[0040] Figure 2 depicts a cut 140 in a valve body 102 after having undergone a cyclic pressure testing. The material is aluminum of the 6000-series, more particularly is can be an AW-6082-T6 aluminum. Many bore intersections in this aluminum valve body cause high stress concentrations due to the internal pressure. According to testing guidelines, the valve has to withstand a maximum static test pressure of 105 MPa and a cyclic hydraulic pressure test of N=150,000 cycles with a cyclic pressure loading of 87.5 MPa (stress ratio R=min stress/max stress=0). After less than 100,000 cycles with a pressure range of 0-87.5 MPa (R=0), deep cracks occurred, starting from the rectangular bore intersection 142 (crack initiation) and leading to high stress concentration. The cracks did propagate until the crack tips 144.

[0041] To overcome this difficulty, a process of autofrettage according to the invention has been set up resulting in a correct design where far more than 150,000 pressure cycles became possible.

[0042] Figure 3 illustrates the autofrettage process according to the invention.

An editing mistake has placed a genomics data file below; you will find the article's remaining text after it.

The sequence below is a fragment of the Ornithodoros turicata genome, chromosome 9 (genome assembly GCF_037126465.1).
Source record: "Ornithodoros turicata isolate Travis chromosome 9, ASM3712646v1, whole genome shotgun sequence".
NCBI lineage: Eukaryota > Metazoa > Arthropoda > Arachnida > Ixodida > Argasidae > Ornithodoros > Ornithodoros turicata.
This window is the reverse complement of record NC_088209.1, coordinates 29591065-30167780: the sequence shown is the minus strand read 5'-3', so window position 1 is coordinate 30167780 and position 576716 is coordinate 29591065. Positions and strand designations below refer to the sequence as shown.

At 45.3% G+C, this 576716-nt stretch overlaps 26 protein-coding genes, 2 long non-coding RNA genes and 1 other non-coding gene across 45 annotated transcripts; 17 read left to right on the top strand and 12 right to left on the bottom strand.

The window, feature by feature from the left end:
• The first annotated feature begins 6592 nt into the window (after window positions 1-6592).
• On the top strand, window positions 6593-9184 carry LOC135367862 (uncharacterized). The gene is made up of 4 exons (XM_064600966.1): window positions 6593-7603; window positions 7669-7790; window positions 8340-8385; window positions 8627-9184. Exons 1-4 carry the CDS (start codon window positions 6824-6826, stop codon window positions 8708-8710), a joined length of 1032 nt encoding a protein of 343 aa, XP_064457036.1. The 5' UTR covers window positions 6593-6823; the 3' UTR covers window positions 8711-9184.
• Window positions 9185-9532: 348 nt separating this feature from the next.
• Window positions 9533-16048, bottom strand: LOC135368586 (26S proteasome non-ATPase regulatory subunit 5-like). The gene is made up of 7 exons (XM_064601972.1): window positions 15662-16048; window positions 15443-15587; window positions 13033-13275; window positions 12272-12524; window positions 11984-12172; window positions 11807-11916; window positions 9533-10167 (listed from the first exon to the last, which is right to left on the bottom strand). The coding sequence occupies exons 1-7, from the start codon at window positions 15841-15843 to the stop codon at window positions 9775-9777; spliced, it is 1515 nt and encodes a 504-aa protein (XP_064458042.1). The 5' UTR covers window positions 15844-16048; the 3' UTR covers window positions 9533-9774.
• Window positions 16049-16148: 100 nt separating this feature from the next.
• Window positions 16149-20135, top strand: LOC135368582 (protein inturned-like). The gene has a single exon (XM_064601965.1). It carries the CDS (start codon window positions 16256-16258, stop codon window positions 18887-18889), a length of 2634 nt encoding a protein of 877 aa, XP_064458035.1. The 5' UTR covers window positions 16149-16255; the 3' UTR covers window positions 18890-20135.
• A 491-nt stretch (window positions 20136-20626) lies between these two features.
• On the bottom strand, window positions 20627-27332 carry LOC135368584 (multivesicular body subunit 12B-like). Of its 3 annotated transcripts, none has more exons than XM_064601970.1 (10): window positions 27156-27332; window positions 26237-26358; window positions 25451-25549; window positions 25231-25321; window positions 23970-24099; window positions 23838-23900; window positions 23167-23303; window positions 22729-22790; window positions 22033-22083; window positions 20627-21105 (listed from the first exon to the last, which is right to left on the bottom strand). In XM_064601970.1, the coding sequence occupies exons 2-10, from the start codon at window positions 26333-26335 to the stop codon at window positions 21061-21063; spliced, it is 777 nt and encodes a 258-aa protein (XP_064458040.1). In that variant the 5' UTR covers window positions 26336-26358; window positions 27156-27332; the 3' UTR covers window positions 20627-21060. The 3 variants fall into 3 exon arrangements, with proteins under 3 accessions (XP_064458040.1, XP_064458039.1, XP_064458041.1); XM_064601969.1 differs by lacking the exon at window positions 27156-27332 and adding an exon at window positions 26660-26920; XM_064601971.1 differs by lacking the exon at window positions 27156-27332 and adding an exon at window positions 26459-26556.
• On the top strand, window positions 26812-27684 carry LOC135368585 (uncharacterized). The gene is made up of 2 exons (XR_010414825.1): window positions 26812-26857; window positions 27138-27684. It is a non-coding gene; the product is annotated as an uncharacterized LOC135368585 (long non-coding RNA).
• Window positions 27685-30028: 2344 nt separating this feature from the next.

The valve body 2 visible in figure 3 is of a simplified designed for the sake of clarity, being understood that the body can be of a much more complex design. It can for example be of the design of the valve body of figure 1. The valve body 2 comprises two bores 4 and 10 that each cross the body and intersect each other in a central region of the body. The first bore 4 forms the threaded ports 6 and 8 whereas the second bore 10 forms the threaded ports 12 and 14. In the present example, the body 2 comprises therefore four ports which can correspond to inlet(s), outlet(s) and/or auxiliary ports. To apply an autofrettage treatment to the bore intersection area 20, the internal volume of the valve body 2 is closed by mounting plugs 16 and 18 on the threaded ports 6, 8, 12 and 14. The plug 18 comprises a passage for connecting a pipe 22 and a pump 24 whereas the other plugs are closed ones. The internal volume thereby delimited in the body is filled with a liquid, in particular a lubricating oil; this liquid being set under pressure by a pump 24 so as to achieve a pressure preferably comprised between 100 MPa and 500 MPa during a short period of time, e.g. less than 10 seconds, preferably less than 5 seconds, more preferably less than 3 seconds. This period of time can be greater than 0.5 second. The body 2 is left free of external forces except of course the natural gravity and a possible limited effort by the pipe 22. This means that the pressure in the internal volume of the body, comprising the bore intersection area 20 will be subject to compressive forces. The internal wall of the bores is therefore subject to those compressive forces. These forces are essentially oriented radially. The plugs 16 and 18 are also subject to forces resulting from the pressure inside the body, these forces being oriented essentially in the axial directions of the ports. The threads of the plugs and of the ports are therefore subject to axial forces oriented outwardly.